In another world, there exist many countries, each with different cultures, customs, and traditions. From technological marvels to folk legends, each location yields a vast wealth of insight of its people: their hopes and their dreams, their failures and fears. Kino is a traveler whose goal is to visit as many new places as possible, learning about others' ways of life, but also making sure to stay clear of their affairs. Together with the talking motorrad Hermes, Kino sets out to explore the beautiful world and meet its inhabitants, wherever they may be.
An old man resides in a city mostly submerged by water, living in a home he had to build on top of his old one. His daily routine now consists of smoking his pipe, drinking wine, watching television and eating the fish he catches. Living alone in the silent desolation of the elderly he is surrounded by photographs but no people. One day he drops his pipe into the water and it disappears into his old, submerged home. To retrieve it he rents a scuba suit, but once he descends into the place he used to live he is overwhelmed by the memories of the life he used to have - the family he used to know.
plot wise these two bouth have to deal with pepole reliving there pasts. bouth have a story book feel to them and a simmiler animation style that brings our peour emoation. boath have verry simple plotlines and bouth are like nouthing you have ever seen before.
Sora Suzuki is a girl who, like her late father, has the ability to use magic. Though she's always lived in the countryside, Sora is on her way to Tokyo where she'll undergo a summer apprenticeship. Unless she does so, she can't become a registered mage - a magic user who can take job requests from clients. Moving to the big city, making new friends and succeeding at her training could prove challenging, but with determination and a positive attitude Sora intends to overcome these obstacles and make the most out of her summer in the process.
Both shows are slow-paced portrayals of the way people interact and the way they decide how to live their lives. With laid-back atmospheres and deep looks into the philosophy of the world, Kino's Journy and Mahou Tsukai ni Taisetsu na Koto: Natsu no Sora are treasures in the slice-of-life genre.
In feudal Japan, evil spirits known as mononoke plague both households and the countryside, leaving a trail of fear in their wake. One mysterious person has the power to slay the mononoke where they stand; he is known only as the Medicine Seller, and he vanquishes the mononoke using the power of his Exorcism Sword. However, in order to draw his sword he must first understand the Form, Truth and Reason of the mononoke. Armed with a sharp wit and keen intellect, the Medicine Seller wanders from place to place, striking down the mononoke in his wake.
Kino's Journey and Mononoke have a similar structure, both told through small story arcs, each of which unfolds in a way that will make you think. Kino and the Medicine Seller are both wandering travellers, and very neutral characters, prefering to avoid biases and see things objectively, without getting too involved in other's lives.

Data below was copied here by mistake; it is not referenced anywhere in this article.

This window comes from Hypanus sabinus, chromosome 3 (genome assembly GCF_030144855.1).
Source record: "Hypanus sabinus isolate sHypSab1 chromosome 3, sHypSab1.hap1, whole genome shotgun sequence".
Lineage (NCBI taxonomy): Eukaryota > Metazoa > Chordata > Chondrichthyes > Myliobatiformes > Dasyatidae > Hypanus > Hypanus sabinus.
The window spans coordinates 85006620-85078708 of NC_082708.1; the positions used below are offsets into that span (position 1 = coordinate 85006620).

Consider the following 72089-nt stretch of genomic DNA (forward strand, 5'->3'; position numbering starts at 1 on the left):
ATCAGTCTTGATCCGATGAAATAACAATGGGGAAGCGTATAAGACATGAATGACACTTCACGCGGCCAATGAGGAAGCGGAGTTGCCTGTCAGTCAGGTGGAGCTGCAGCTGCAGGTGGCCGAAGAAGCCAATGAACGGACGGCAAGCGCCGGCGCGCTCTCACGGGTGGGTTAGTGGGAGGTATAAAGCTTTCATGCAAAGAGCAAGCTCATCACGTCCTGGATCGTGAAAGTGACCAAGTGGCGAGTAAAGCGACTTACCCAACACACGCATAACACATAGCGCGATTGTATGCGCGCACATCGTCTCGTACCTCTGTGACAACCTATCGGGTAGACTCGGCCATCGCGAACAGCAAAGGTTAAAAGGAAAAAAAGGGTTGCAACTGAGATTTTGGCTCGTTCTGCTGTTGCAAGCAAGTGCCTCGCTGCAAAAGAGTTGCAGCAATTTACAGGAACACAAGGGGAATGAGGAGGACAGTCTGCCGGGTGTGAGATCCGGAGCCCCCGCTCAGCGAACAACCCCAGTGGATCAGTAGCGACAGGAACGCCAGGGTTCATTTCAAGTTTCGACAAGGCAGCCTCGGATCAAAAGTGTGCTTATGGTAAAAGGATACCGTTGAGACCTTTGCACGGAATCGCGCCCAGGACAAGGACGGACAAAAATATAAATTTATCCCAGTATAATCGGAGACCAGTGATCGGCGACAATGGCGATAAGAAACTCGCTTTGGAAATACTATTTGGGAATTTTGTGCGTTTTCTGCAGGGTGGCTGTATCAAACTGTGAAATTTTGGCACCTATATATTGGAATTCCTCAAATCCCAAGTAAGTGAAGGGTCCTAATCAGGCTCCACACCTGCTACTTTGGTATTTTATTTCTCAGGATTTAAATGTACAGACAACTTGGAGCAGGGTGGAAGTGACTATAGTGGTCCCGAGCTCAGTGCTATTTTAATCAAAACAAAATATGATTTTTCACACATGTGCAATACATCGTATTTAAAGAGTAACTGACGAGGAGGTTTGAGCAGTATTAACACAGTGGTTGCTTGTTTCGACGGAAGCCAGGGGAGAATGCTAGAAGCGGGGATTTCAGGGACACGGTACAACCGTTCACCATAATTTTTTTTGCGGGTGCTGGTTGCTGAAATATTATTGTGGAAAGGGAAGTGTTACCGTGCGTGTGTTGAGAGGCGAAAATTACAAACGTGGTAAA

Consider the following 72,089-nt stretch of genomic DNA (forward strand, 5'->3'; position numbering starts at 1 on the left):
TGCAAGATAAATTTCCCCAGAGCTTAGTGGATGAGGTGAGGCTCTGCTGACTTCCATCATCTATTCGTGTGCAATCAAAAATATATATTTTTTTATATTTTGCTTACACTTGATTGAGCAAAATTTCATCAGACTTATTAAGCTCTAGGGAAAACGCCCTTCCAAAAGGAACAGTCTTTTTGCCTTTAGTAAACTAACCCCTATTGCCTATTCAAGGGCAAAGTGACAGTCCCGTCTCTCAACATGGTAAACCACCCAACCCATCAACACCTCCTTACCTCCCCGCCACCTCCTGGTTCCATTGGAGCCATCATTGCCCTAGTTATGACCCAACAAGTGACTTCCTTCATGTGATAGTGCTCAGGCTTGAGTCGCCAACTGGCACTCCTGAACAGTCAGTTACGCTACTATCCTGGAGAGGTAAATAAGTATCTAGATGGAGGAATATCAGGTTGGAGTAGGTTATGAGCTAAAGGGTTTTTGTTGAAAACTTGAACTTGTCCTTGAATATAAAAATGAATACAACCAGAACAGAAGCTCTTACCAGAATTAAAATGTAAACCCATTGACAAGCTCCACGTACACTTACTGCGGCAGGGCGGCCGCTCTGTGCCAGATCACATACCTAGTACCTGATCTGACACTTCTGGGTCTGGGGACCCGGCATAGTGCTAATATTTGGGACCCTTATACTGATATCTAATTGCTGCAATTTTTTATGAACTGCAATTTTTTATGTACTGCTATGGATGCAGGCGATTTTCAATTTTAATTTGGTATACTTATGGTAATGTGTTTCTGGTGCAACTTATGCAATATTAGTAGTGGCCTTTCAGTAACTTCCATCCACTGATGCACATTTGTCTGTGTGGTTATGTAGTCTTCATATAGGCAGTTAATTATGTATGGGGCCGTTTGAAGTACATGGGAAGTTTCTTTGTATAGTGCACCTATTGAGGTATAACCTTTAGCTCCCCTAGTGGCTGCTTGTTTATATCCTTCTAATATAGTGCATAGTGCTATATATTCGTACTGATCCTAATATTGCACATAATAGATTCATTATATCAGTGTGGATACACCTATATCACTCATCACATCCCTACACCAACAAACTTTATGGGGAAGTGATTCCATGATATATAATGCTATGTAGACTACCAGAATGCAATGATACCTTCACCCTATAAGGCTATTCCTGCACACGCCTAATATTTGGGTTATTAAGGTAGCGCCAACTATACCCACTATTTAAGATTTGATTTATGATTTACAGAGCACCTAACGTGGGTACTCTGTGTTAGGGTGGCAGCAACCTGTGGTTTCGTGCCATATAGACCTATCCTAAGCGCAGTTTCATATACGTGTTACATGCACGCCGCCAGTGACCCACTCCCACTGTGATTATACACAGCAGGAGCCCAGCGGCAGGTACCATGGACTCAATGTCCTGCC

Dr Kenzo Tenma is a genius surgeon working in post-Cold War Germany who has a bright future ahead of him. He is admired by his colleagues, loved by his patients, and due to marry his boss' daughter, the beautiful Eva Heinemann. One day, when two patients in desperate need of emergency surgery are wheeled into his hospital, Tenma faces a terrible choice of saving the orphaned boy who came first or the mayor of Düsseldorf, whose recovery would raise the hospital's profile and boost his own career. Against the demands of his superior, Tenma does what he believes is right and saves the child. However, his decision not only damages his prospects, but unleashes a chain of events so horrific that it might have come from the depths of his worst nightmares. Laden with guilt, Tenma begins a journey across Germany in search of a formidable young man who will challenge his morals, his love for life, and his very sanity.
Kino's Journey has many of the same themes and concepts that are present in Monster (the horror and unfairness of the world, the corruptibility of human beings), but in a slightly lighter, more optimistic tone. Kino's Journey will help you start thinking critically of the world around you: once you're ready, Monster will show you just how deep the rabbit hole goes.
Two tin toy mice, a father and child, who can only move when their key is wound, awaken in a toy store, only to get tossed out with the trash. In order to survive the very, very dangerous world, they venture on to find a way to become 'self winding'. Along the way they meet a future telling frog, an animal theater troup, an inventor muskrat and others. They also must be careful to avoid the clutches of Manny the Rat, a cruel rat who enslaves toys to steal for him! will our two heroes ever be free to walk their own path, or will they be stuck running in circles?
Granted, Kino's Journey and the Mouse and his Child are very dissimilar in their format, production quality, and probable intended audience. That said, they're very similar thematically and, to a certain degree, in tone. The exploration of free will, otherness and the banality of injustice are key to both pieces, with healthy doses of social philosophy and metafiction. Though Kino's journey is for the audience's benefit (Kino is already free), Mouse and Child have a definitive goal (to become self-winding, acceptance), which accounts for their variant kinds of journeys (episodic vs. some recurring places and characters). Still, despite it's dated animation and occasional silliness, the way of the world in the Mouse and his Child is somewhat reminiscent of some of the lands visited on Kino's Journey.